Florida’s teachers union struck out Wednesday in its latest effort to dismantle a tax credit scholarship program as the state’s Supreme Court rejected the union’s appeal for legal standing to challenge the voucher-like program that finances students from low-performing schools who want to attend private schools. The Florida Education Association and other plaintiffs, including the NAACP, allege the scholarships are unconstitutional because the program diverts money that would otherwise go…
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Grant to Miami Firm Will Fund Legal Program at Middle School

Miami law firm Hamilton, Miller & Birthisel was awarded a $100,000 grant to help fund a mock courtroom and a legal curriculum at Brownsville Middle …
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Enough: Negotiate a settlement with the 9/11 masterminds

As the surviving spouse of a 9/11 murder victim, Sareve Dukat, I want closure. I was an observer at the Guantánamo military commission pretrial hearings of the five defendants in the 9/11 hijackings and mass murder litigation in February 2015. Having listened to the litany of legal maneuvering, and having followed the proceedings for almost two years since I was there, the posturing continues ad nauseam. The proceedings are elaborate performances that have little to do with guilt or innocence….
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Justices raise doubts over law barring offensive trademarks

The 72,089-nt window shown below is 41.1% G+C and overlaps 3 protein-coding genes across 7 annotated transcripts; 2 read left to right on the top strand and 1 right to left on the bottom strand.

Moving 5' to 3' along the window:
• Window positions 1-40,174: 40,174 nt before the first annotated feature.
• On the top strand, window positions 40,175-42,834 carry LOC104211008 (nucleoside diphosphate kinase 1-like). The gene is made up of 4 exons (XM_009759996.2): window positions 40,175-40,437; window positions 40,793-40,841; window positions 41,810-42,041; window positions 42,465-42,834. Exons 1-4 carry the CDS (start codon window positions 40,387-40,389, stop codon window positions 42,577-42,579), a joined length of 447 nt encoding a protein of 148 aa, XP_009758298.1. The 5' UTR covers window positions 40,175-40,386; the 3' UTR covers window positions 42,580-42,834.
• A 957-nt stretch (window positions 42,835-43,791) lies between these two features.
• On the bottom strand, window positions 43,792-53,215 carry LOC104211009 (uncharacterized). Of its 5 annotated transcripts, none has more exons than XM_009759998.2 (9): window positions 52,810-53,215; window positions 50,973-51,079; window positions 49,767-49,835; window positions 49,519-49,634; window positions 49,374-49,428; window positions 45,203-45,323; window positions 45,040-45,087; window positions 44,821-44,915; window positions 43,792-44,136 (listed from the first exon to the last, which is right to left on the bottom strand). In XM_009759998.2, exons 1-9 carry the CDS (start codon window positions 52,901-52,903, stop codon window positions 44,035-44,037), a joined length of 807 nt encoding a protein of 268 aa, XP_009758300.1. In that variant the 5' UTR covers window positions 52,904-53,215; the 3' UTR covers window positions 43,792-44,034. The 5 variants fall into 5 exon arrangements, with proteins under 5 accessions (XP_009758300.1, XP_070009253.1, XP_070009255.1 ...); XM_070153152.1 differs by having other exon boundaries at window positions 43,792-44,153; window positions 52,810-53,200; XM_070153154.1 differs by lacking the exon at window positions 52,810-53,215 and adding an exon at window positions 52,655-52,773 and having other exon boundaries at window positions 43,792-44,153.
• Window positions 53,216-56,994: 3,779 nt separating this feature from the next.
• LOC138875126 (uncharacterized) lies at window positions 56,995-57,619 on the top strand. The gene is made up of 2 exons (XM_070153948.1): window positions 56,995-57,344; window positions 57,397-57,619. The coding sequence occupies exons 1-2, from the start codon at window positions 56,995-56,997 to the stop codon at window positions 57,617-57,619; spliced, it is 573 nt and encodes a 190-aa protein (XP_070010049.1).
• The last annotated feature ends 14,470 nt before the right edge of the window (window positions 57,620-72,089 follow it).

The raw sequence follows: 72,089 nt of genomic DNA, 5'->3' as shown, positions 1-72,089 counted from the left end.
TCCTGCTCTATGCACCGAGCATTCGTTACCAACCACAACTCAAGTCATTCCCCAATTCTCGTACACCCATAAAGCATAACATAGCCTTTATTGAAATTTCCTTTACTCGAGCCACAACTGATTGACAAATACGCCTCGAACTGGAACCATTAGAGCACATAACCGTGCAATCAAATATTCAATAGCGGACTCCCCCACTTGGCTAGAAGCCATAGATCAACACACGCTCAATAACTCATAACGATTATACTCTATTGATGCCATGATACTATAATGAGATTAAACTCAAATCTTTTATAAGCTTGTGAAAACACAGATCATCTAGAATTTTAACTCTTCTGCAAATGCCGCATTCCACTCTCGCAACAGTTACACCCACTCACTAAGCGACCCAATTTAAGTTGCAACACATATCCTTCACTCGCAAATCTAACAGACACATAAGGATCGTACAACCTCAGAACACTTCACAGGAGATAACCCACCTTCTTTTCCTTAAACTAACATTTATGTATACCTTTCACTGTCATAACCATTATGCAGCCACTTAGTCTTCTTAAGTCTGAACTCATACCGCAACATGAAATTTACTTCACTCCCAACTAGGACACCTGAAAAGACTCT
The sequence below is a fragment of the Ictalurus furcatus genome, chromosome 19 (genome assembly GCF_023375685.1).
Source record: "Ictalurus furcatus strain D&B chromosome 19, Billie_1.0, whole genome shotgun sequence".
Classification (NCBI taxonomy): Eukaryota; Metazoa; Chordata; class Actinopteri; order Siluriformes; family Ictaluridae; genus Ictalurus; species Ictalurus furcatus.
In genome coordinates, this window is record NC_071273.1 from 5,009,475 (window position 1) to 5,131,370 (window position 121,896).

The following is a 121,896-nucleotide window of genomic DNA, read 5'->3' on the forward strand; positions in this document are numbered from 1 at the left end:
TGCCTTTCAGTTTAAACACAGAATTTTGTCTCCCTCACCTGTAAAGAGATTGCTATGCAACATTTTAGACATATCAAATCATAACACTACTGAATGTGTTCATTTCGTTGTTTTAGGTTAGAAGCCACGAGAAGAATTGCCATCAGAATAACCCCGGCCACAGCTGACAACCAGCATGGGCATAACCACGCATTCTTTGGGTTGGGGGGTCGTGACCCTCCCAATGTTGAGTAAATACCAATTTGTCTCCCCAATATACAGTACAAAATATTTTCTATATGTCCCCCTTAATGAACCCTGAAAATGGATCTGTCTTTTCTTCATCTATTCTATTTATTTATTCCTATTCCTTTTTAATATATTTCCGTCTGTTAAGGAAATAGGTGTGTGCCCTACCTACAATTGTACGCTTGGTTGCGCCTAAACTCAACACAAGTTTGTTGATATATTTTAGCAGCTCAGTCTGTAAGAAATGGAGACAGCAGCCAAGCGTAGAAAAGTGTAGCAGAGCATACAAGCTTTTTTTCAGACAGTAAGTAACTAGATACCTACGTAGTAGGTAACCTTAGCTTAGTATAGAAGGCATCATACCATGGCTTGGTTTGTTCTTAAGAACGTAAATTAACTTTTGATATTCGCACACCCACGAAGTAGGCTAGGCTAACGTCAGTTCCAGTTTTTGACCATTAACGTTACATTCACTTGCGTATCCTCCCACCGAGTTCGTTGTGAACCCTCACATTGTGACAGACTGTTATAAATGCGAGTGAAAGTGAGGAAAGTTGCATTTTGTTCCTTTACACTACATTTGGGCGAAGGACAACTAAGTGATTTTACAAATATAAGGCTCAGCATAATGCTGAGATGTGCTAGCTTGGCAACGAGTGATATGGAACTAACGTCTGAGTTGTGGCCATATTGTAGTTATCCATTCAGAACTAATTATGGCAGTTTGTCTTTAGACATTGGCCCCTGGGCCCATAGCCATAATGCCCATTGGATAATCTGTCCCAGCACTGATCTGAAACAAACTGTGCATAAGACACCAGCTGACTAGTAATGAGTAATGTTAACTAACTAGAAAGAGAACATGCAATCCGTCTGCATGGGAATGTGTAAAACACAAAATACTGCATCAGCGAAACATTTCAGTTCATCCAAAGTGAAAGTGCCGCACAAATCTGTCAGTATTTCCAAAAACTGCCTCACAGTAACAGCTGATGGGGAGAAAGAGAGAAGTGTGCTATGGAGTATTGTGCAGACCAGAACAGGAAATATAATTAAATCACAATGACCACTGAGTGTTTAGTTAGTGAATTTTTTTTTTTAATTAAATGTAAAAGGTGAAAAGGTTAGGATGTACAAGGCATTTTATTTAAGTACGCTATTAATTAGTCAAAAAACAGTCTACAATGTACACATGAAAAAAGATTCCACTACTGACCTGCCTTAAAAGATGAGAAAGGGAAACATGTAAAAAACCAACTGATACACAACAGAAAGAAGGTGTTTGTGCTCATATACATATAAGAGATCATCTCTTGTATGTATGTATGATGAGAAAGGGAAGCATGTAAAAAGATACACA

In a First Amendment clash over a law barring offensive trademarks, the Supreme Court on Wednesday raised doubts about a government program that favors some forms of speech but rejects others that might disparage certain groups. The justices heard arguments in a dispute involving an Asian-American band called the Slants that was denied a trademark because the U.S. Patent and Trademark office said the name is offensive to Asians. Justice Elena Kagan reflected the concerns of several justices when she said government programs are not supposed to make a distinction based on viewpoint. “The point is that I can say good things about something, but I can’t say bad things about something,” she said. “And I would have thought that that was a fairly classic case of viewpoint discrimination.” The Oregon-based band says the 70-year-old law violates free-speech rights. A federal appeals court had ruled that the law is unconstitutional, but the government appealed. A victory for the band would be welcome news for the Washington Redskins, embroiled in their own legal fight over the team’s name. The trademark office canceled the football team’s lucrative trademarks in 2014 after finding the word “Redskins” is disparaging to Native Americans. But the justices also seemed concerned that imposing absolutely no limits on trademark names might go too far. At issue is a law that prohibits registration of marks that “may disparage … persons, living or dead, institutions, beliefs or national symbols.” A trademark confers certain legal benefits, including the power to sue competitors that infringe upon the trademark. Slants founder Simon Tam says his goal was to reclaim a derisive slur and transform it into a badge of ethnic pride. But the trademark office said a term can be disparaging even when used in a positive light. A federal appeals court sided with the band, ruling that the law violates the First Amendment. The Obama administration wants the high court to overturn that ruling. Justice Department lawyer Malcolm Stewart told the justices that the law does not restrict speech because the band is still free to use the name even without trademark protection. Stewart said the government was concerned about allowing trademarks for racial slurs, religious insults and the “vilest racial epithets” that distract consumers and hinder commerce. Justice Stephen Breyer wasn’t impressed, saying he could think of “perhaps 50,000 examples of instances where the space the trademark provides is used for very distracting messages.” “What business does Congress have picking out this one, but letting all the other distractions exist?” Breyer asked. Justice Anthony Kennedy compared the trademark program to copyrights, noting that the government can’t bar disparaging copyrights. “We have a culture in which we have tee shirts and logos and rock bands and so forth that are expressing a point of view,” Kennedy said. “They are using the market to express views.” Justice Ruth Bader Ginsburg said the law wasn’t being enforced consistently, noting that the term “Heeb” was approved in one trademark application, but not in another. The term is considered offensive to Jews. John Connell, attorney for the Slants’ founder, said the First Amendment should allow trademark approval of virtually any expression without limits. But some justices seemed to think his argument went too far. The trademark law, for example, places restrictions on words that are libelous or cause confusion in the marketplace. “You want us to say that trademark law is just like a public park” where people can say whatever they want, Kennedy told Connell. “Good-bye. That’s it. That’s your argument.” Justice Sonia Sotomayor wondered about libelous trademarks. What if someone tried to register “Trump is a thief” before the president-elect became a public figure, she asked. Connell said that should be allowed. “That makes no sense,” Sotomayor said. Breyer noted that the Slants are free to use their name in all kinds of ways, just not in the trademark itself. “This is not a general expression program,” Breyer said. “It stops nobody from saying anything.” Like the Slants, the Redskins say their name is meant to honor American Indians. But the team has spent years fighting legal challenges from Native American groups that say it’s a racial slur. A federal judge upheld the trademark office’s cancellation of the name and the team is appealing. The matter is on hold pending the outcome of the Slants case. A ruling in that case is expected by the end of June.